A lot of that design is likewise in place for multiplayer War Zone missions. These often involve going across levels and taking on wave after wave of enemies. Sometimes the action gets mixed up with the team being asked to activate terminals, guard a piece of machinery, or simply smash something into pieces. The difference is that if you're playing with friends, the slog is a lot less noticeable. That's because with every hero feeling and playing differently, each player can be assigned different roles and play a different part in the fight. When I was playing as the Hulk in single-player, I hated getting sniped from a distance because there's little for the big guy to do to defend against that. In multiplayer, the Hulk can be protected against that when Iron Man takes out the shooters from a distance. The longer I played through the beta, the more it felt like this game is being designed mainly with multiplayer in mind. And while Crystal Dynamics has noted in the past that players can jump into War Table missions with AI teammates, I wasn't exactly encouraged after I journeyed through a snow mission with an AI Hulk and watched him get stuck in the middle of three trees.

If the Marvel's Avengers beta does have something going for it for solo players, it looks to be the boss battles. Taking on The Abomination was a nice taste of things to come, as it captured the essence of two giant tanks going head-to-head. It's too early to say whether the other boss fights will be similar slugfests or whether they'll be closer to the quick-time event fest that was the A-Day Taskmaster fight, but I'm hoping for some imaginative boss fights that take advantage of the various Avenger mechanics.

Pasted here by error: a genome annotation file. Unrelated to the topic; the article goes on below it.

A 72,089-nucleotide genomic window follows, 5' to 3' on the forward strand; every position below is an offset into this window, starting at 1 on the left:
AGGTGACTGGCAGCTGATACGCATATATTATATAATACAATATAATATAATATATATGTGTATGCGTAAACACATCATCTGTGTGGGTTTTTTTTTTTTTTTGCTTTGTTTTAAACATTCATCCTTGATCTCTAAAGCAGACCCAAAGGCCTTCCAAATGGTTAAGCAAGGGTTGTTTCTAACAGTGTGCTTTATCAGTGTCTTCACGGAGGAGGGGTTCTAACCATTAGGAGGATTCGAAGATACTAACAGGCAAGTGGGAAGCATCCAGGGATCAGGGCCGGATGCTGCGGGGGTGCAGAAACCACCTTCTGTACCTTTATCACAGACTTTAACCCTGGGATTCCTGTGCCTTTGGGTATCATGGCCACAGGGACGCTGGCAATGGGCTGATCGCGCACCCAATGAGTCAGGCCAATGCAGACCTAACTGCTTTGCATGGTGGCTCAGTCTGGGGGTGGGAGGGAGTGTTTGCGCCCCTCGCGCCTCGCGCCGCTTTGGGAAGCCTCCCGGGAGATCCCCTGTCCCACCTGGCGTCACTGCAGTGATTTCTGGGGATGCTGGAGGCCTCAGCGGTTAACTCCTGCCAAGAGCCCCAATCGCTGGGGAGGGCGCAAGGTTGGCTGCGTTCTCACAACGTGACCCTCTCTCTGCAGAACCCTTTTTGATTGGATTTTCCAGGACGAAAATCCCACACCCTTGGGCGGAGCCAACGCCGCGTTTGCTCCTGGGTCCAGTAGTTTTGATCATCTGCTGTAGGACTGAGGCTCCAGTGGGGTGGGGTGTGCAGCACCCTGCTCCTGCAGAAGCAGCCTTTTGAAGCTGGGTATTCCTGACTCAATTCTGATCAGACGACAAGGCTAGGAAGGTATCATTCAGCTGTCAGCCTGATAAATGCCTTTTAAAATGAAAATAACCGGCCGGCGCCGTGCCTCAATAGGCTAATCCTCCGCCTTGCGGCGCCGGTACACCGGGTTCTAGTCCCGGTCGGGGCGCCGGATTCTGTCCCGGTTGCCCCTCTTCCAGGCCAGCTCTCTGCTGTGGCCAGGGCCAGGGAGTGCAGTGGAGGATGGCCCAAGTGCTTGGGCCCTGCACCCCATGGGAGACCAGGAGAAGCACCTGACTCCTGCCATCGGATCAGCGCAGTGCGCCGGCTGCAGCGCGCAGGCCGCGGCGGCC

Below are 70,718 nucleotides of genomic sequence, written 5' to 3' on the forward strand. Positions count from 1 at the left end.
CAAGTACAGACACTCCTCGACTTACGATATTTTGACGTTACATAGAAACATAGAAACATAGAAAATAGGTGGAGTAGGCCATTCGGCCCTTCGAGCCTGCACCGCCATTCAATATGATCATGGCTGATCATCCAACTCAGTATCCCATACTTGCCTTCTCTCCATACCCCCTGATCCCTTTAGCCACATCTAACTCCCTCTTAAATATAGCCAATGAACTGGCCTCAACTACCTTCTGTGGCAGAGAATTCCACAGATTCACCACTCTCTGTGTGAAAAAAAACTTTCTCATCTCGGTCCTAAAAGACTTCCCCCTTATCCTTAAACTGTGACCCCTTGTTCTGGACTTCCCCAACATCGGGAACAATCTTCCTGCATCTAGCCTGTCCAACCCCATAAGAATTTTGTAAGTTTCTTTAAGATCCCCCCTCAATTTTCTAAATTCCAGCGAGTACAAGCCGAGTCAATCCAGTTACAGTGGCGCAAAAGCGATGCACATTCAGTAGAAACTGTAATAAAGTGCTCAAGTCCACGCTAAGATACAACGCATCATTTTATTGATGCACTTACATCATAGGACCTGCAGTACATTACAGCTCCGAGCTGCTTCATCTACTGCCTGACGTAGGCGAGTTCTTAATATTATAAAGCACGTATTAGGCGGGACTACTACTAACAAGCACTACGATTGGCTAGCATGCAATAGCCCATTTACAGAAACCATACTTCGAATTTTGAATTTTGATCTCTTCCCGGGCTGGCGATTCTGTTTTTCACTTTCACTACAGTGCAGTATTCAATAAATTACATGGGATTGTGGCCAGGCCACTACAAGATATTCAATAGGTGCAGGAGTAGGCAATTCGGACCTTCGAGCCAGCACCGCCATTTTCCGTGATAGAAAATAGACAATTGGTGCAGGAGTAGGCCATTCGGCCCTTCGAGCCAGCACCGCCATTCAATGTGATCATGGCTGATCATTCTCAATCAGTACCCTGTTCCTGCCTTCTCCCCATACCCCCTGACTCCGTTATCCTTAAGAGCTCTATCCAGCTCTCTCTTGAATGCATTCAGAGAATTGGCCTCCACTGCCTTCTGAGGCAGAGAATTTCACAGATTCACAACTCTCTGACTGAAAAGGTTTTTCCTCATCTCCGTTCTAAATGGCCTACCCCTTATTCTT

One encouraging note is that Square Enix appears like they'll be very receptive to player feedback. They'll be asking beta participants to rate each mission and will take feedback through various channels, like through social media. While it might be hard to institute any bigger changes, given that the final version of the game is just a month away, hopefully any widely-requested changes will be more on the horizon, given that Square hopes to support this game for years to come.

The Marvel's Avengers open beta is set to begin this weekend for PlayStation 4 owners who have pre-ordered, next weekend for Xbox One and PC users who pre-ordered, and in two weeks for all users. Marvel's Avengers will release on PC, PlayStation 4, and Xbox One on September 4 with next-gen console versions coming at a later date.

Senior Editor

Ozzie has been playing video games since picking up his first NES controller at age 5. He has been into games ever since, only briefly stepping away during his college years. But he was pulled back in after spending years in QA circles for both THQ and Activision, mostly spending time helping to push forward the Guitar Hero series at its peak. Ozzie has become a big fan of platformers, puzzle games, shooters, and RPGs, just to name a few genres, but he’s also a huge sucker for anything with a good, compelling narrative behind it. Because what are video games if you can't enjoy a good story with a fresh Cherry Coke?